Question for you desert guys

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Southwind
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Question for you desert guys

Post by Southwind » Wed May 08, 2013 3:50 pm

I was in Phoenix, AZ last week on business and spent some time at the golf courses around town. Managed to see several pairs of mountain quail around the courses and wondered how you guys hunted them. I am assuming they were in pairs for breeding season, but I could be wrong. I did see a pair of adults with a brood of about 15-20 chicks, so that might have been a coupls of different broods all in the same place. These birds ran everywhere too, and didn't take flight very often. When we drove up on the carts and spooked them, they just ran away out in the open. They never ran or flew into the scattered brush for cover. Do they know that is where the rattle snakes like to hide and try to avoid those areas? Seems like it would be very difficult to hunt these birds with pointing dogs, at least in the sparce cover areas around the golf course. I don't know how a dog would get close to one, point it, and have the bird hold until you got up to it. Please shed some light on this for me.

thx, Steve

Also, do these birds covey up like bob whites?

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roaniecowpony
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Re: Question for you desert guys

Post by roaniecowpony » Wed May 08, 2013 4:32 pm

I would not have guessed mountain quail were in that area. Posssibly Gambels?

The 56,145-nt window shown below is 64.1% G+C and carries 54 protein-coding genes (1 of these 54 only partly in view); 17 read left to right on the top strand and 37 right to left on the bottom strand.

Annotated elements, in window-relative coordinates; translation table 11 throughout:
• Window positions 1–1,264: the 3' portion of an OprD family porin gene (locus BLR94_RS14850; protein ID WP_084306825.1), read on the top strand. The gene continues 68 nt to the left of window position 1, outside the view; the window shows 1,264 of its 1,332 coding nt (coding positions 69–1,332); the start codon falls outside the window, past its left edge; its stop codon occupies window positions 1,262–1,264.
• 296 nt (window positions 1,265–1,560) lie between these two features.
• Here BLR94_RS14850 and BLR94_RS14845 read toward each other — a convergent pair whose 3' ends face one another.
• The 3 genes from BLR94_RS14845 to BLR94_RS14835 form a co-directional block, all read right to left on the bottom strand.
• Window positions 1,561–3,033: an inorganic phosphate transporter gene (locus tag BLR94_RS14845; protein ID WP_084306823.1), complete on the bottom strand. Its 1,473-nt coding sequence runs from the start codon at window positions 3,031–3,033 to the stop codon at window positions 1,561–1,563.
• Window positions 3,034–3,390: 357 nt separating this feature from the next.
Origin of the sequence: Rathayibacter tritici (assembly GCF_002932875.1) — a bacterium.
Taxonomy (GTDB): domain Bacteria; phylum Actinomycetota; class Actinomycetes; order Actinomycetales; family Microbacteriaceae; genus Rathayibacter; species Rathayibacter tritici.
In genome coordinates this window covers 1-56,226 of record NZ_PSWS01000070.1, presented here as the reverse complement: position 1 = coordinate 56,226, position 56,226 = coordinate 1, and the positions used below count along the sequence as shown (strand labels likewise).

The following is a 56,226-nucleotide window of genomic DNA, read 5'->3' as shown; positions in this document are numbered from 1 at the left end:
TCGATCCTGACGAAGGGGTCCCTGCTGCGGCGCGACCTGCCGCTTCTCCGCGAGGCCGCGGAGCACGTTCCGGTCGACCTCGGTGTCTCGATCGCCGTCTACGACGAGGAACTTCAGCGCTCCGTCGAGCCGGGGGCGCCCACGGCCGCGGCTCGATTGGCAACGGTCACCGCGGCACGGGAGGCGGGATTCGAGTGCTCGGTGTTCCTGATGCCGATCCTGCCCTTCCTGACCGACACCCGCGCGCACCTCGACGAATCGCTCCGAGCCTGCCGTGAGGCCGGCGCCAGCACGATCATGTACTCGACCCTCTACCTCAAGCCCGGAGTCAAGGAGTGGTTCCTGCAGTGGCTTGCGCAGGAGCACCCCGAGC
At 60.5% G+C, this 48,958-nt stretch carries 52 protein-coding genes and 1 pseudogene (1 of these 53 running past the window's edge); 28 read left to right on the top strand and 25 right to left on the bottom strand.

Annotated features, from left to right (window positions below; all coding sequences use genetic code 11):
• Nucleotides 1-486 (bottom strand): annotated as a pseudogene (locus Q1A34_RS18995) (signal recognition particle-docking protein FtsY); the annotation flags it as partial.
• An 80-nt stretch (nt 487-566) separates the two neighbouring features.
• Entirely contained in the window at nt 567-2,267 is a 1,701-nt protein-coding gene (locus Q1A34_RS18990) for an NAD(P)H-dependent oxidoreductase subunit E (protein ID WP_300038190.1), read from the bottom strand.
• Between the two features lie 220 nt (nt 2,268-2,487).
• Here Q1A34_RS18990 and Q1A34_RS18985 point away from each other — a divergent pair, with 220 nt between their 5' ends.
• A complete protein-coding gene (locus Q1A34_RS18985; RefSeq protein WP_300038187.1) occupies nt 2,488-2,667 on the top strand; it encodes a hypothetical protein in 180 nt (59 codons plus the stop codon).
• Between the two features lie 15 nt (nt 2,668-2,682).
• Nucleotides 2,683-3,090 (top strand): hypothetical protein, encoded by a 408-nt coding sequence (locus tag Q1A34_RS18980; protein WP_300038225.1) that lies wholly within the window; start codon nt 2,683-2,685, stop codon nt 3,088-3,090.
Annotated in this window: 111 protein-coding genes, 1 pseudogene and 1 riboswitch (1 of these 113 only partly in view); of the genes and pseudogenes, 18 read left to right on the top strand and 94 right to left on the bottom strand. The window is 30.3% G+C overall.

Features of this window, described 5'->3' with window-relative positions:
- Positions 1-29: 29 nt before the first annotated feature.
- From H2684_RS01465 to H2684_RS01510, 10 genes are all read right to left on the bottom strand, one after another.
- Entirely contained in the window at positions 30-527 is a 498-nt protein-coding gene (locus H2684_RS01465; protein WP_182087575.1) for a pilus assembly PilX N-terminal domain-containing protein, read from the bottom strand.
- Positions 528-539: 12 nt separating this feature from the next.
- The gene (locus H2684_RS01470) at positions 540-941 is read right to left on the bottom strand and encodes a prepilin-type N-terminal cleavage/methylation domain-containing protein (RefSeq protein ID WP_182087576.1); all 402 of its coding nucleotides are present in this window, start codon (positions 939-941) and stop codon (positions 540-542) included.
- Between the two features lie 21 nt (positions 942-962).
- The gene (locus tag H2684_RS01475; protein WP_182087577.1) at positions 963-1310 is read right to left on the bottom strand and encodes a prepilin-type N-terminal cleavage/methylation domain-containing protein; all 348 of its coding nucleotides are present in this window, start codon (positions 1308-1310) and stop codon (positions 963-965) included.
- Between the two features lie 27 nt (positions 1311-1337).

cjuve
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Re: Question for you desert guys

Post by cjuve » Wed May 08, 2013 4:43 pm

Are you sure that they were Moutain Quail and not Gambel? In my experience the Moutain quail that we have are easier to hunt than the Valley quail. IME given enough exposure the dogs learn the birds and can work them effectively but there are some places that you just can't get them stopped no matter what.

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Chukar12
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Re: Question for you desert guys

Post by Chukar12 » Wed May 08, 2013 5:01 pm

they do look like mountain quail, but all I have seen are Gambel's. We have a building materials yard down there...it is incredible how many of those birds are on the golf courses.

Gambel's...
Image

Mountain
Image

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AZ Brittany Guy
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Re: Question for you desert guys

Post by AZ Brittany Guy » Wed May 08, 2013 6:15 pm

Having been involved in AZ Golf Courses for 20+ years I feel certain you were looking at Gambels. They are very use to being around humans and do not flush often. With open "sparse" cover they will run. With the course irrigation they remain plentiful in good and bad (drought) years. With good cover and once you break up a covey you can hunt singles that will hold well with a dog. A good desert dog will know how to hunt these guys.

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Southwind